Sunday, May 22, 2005

Iraqi Pluralism--Yet Another Catalyst for Change?

The influence of Iraqi elections throughout the Middle East and elsewhere is a story that has been covered before. As the elections drew nearer toward the end of January, fewer pundits and experts in this country and around the world truly believed that Iraqis were ready to participate in a democratic exercise. That outdated thinking has become just that.

Nearly four months later and the Iraqi government is finally starting to materialize. Despite a recent surge in violence courtesy the terrorist 'insurgency', it seems that the largest groups in Iraq, the elected officials and their appointees are moving forward. Whether the increased bombings are a direct result of this progress remains to be seen. The largest development over the last few days is the apparent realization by the Sunni factions that agreement among themselves will be necessary for effective participation in the new government. Essentially, this is Democracy 101 and it is being taught on the fly. While the different Sunni elements are sparked by unique causes, a lack of unity behind a greater Sunni 'banner' will leave them out in the cold. Not your typical party system, but a promising start nonetheless. The NY Times has a front page article on this very subject. Peaceful political discourse...this is very promising indeed.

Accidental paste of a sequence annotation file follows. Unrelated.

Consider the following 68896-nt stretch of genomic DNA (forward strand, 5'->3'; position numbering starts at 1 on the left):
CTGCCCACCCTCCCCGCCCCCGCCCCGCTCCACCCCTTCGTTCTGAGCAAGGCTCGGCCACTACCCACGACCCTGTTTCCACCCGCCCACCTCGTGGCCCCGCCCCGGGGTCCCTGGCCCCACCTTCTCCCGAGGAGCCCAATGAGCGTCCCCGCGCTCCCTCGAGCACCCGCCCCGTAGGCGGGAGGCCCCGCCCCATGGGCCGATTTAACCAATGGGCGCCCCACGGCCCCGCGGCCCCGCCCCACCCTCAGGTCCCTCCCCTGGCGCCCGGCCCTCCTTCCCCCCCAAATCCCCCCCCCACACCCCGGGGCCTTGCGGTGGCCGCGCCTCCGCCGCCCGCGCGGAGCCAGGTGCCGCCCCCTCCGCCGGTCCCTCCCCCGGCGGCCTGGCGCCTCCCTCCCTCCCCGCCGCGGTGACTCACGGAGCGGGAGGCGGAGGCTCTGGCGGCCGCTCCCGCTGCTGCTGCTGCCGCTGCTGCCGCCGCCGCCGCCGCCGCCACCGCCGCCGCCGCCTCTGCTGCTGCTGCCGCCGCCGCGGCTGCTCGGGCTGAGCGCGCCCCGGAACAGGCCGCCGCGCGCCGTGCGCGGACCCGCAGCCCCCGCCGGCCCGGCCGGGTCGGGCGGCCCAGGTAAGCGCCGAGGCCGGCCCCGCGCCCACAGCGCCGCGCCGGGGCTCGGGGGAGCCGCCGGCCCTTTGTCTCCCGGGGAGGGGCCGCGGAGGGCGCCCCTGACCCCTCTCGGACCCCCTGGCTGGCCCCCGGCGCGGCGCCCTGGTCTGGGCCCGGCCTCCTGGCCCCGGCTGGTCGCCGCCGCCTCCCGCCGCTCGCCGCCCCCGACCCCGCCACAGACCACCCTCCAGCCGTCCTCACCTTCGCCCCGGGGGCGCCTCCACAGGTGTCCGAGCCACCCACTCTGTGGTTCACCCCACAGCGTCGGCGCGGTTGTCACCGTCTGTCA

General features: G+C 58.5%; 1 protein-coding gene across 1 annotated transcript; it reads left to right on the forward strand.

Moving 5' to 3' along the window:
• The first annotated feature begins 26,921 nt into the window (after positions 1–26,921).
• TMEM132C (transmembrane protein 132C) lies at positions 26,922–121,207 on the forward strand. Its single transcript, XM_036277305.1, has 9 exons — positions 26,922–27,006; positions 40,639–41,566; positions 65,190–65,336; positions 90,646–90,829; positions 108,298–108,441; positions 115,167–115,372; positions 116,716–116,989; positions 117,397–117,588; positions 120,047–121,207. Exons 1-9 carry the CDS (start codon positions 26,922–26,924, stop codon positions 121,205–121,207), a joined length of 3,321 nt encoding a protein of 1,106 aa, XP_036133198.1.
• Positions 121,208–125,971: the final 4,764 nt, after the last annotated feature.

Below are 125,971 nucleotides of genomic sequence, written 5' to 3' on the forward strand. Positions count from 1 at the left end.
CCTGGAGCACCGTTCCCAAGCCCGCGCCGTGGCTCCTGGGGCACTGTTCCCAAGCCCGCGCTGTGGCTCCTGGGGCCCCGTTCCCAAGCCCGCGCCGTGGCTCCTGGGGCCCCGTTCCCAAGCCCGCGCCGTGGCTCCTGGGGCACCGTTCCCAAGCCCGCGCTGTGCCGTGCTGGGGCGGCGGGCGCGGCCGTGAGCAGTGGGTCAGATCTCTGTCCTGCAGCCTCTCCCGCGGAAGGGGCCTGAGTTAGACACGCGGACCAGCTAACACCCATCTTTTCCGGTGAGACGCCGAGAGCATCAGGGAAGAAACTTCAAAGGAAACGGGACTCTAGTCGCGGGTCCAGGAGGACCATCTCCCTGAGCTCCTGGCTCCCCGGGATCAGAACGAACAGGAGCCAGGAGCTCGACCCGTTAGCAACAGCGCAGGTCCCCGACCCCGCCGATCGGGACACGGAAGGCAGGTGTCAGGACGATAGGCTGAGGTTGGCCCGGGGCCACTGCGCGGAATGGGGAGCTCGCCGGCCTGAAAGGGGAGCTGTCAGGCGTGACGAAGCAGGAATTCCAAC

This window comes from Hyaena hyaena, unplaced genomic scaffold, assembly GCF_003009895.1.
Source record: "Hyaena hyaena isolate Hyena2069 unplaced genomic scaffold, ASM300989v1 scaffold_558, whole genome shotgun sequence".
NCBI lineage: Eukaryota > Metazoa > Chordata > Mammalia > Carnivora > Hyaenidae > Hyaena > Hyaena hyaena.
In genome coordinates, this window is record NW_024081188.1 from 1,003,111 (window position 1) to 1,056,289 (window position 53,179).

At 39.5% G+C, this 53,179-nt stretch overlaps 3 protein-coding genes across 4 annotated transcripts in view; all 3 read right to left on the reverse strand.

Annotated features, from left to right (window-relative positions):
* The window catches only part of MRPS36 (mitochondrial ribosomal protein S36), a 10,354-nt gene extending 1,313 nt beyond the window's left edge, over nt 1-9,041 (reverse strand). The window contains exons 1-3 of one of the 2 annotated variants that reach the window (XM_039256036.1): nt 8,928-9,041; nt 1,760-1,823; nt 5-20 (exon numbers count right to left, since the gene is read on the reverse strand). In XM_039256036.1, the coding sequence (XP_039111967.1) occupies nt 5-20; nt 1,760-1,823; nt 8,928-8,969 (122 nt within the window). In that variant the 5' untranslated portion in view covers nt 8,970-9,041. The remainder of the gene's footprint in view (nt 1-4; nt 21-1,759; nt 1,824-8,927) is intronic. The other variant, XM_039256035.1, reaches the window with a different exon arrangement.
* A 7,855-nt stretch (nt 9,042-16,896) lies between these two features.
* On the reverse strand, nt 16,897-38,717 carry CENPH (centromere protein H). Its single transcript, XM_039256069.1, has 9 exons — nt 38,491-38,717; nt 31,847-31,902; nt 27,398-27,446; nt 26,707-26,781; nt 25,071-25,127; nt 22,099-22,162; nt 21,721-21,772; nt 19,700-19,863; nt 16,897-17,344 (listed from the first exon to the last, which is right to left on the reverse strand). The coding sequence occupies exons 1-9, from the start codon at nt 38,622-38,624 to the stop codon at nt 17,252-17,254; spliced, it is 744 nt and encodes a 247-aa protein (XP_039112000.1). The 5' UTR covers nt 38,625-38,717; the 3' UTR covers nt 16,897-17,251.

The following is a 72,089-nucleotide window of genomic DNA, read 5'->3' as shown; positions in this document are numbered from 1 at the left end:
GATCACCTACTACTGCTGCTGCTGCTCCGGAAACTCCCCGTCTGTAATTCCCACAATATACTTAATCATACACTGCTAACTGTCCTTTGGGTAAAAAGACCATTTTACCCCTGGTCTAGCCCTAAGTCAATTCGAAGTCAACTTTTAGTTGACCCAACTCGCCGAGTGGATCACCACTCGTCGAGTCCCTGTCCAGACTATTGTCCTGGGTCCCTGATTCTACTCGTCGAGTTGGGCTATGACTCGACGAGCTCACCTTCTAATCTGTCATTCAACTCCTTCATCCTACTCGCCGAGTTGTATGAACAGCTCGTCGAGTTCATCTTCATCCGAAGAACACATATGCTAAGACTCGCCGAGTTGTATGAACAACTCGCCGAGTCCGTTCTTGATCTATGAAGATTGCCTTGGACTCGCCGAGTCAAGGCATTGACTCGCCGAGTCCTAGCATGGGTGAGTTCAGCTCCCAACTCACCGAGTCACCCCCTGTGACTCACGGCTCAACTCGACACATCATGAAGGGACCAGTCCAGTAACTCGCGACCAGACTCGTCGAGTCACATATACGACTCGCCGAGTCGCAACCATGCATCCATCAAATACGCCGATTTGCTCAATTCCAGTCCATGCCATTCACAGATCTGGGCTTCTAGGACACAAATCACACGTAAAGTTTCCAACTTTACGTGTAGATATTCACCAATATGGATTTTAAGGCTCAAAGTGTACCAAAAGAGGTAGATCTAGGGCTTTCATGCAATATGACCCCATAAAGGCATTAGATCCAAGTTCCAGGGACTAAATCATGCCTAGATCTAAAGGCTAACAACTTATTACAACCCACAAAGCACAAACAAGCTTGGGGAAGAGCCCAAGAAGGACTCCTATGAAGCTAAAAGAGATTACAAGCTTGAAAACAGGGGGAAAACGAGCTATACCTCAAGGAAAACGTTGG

Over at the WaPo, Jim Hoagland has an interesting piece regarding Iraqi pluralism. The money quote:

"There is a realization that Arab nationalism should be redefined," Kuwait's foreign minister, Mohammed Sabah, told me. He pointed out that Iraq has Kurds as its president, deputy prime minister and foreign minister; Sudan is
shortly to name a non-Arab vice president, and minority groups advance toward greater influence in other Arab countries.

"We should look again at the concept of the Arab League, to get away from any racist interpretation that Arab nationalism emphasized in the past," said the forward-thinking Sabah, whose country was invaded by Iraq in 1990. "The Iraqis are showing that a more multicultural approach does not divorce the country from the Arab world."


And from Ahmed Chalabi, the CIA's on-again-off-again heartthrob and one of the newly appointed deputy prime ministers:

"Arabs are a majority in this area, but it is not an exclusively Arab area. Other communities cannot be subjugated and their identity eradicated by the force of arms, as Saddam tried to do. We can show that Arabs will accept
pluralism as a fact of life, politically and culturally.

"The great majority of Iraq's population lives nearer to the borders of non-Arab Iran, and non-Arab Turkey, than to Arab countries. These are realities that our politics and culture must reflect."

Starting to sound like a real democracy, no? Take notice Iraqi neighbors.


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